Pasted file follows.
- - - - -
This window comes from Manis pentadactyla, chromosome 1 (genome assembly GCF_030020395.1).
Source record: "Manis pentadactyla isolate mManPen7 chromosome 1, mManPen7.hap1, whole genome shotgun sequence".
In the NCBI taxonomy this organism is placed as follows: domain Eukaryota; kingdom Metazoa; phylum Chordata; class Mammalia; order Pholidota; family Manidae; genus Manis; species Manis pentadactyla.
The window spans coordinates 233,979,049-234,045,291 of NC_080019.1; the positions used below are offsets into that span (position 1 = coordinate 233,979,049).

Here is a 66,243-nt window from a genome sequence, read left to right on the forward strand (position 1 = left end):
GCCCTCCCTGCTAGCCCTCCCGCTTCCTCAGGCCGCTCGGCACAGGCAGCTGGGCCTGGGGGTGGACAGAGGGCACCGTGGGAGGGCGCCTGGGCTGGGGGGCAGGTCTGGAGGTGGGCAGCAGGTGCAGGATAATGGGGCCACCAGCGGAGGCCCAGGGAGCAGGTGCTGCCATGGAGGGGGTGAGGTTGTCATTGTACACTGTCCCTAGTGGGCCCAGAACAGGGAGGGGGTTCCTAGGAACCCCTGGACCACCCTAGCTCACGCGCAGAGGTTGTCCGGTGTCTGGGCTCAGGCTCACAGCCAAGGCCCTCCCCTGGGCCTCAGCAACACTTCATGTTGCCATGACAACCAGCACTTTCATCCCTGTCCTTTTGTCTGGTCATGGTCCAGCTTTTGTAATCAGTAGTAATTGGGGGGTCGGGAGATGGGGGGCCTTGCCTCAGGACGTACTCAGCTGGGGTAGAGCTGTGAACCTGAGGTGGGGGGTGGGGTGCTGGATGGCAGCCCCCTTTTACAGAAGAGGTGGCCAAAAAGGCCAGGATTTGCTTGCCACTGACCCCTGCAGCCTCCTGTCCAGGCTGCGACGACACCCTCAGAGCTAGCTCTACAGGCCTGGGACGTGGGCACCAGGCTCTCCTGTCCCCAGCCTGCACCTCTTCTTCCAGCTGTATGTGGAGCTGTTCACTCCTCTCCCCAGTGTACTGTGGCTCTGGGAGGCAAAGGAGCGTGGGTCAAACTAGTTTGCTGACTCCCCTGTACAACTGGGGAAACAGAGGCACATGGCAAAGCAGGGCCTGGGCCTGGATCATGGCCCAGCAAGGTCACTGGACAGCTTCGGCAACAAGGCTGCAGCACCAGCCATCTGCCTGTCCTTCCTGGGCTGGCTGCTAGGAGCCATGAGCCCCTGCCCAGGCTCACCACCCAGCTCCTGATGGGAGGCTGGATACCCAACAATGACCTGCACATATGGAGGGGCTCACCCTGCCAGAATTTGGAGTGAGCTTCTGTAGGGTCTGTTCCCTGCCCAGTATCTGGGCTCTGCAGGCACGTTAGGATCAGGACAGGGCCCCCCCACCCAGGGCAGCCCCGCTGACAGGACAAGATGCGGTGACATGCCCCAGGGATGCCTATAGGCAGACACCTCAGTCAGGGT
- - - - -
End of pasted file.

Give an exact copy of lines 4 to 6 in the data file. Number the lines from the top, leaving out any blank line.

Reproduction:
The window spans coordinates 233,979,049-234,045,291 of NC_080019.1; the positions used below are offsets into that span (position 1 = coordinate 233,979,049).

Here is a 66,243-nt window from a genome sequence, read left to right on the forward strand (position 1 = left end):
GCCCTCCCTGCTAGCCCTCCCGCTTCCTCAGGCCGCTCGGCACAGGCAGCTGGGCCTGGGGGTGGACAGAGGGCACCGTGGGAGGGCGCCTGGGCTGGGGGGCAGGTCTGGAGGTGGGCAGCAGGTGCAGGATAATGGGGCCACCAGCGGAGGCCCAGGGAGCAGGTGCTGCCATGGAGGGGGTGAGGTTGTCATTGTACACTGTCCCTAGTGGGCCCAGAACAGGGAGGGGGTTCCTAGGAACCCCTGGACCACCCTAGCTCACGCGCAGAGGTTGTCCGGTGTCTGGGCTCAGGCTCACAGCCAAGGCCCTCCCCTGGGCCTCAGCAACACTTCATGTTGCCATGACAACCAGCACTTTCATCCCTGTCCTTTTGTCTGGTCATGGTCCAGCTTTTGTAATCAGTAGTAATTGGGGGGTCGGGAGATGGGGGGCCTTGCCTCAGGACGTACTCAGCTGGGGTAGAGCTGTGAACCTGAGGTGGGGGGTGGGGTGCTGGATGGCAGCCCCCTTTTACAGAAGAGGTGGCCAAAAAGGCCAGGATTTGCTTGCCACTGACCCCTGCAGCCTCCTGTCCAGGCTGCGACGACACCCTCAGAGCTAGCTCTACAGGCCTGGGACGTGGGCACCAGGCTCTCCTGTCCCCAGCCTGCACCTCTTCTTCCAGCTGTATGTGGAGCTGTTCACTCCTCTCCCCAGTGTACTGTGGCTCTGGGAGGCAAAGGAGCGTGGGTCAAACTAGTTTGCTGACTCCCCTGTACAACTGGGGAAACAGAGGCACATGGCAAAGCAGGGCCTGGGCCTGGATCATGGCCCAGCAAGGTCACTGGACAGCTTCGGCAACAAGGCTGCAGCACCAGCCATCTGCCTGTCCTTCCTGGGCTGGCTGCTAGGAGCCATGAGCCCCTGCCCAGGCTCACCACCCAGCTCCTGATGGGAGGCTGGATACCCAACAATGACCTGCACATATGGAGGGGCTCACCCTGCCAGAATTTGGAGTGAGCTTCTGTAGGGTCTGTTCCCTGCCCAGTATCTGGGCTCTGCAGGCACGTTAGGATCAGGACAGGGCCCCCCCACCCAGGGCAGCCCCGCTGACAGGACAAGATGCGGTGACATGCCCCAGGGATGCCTATAGGCAGACACCTCAGTCAGGGT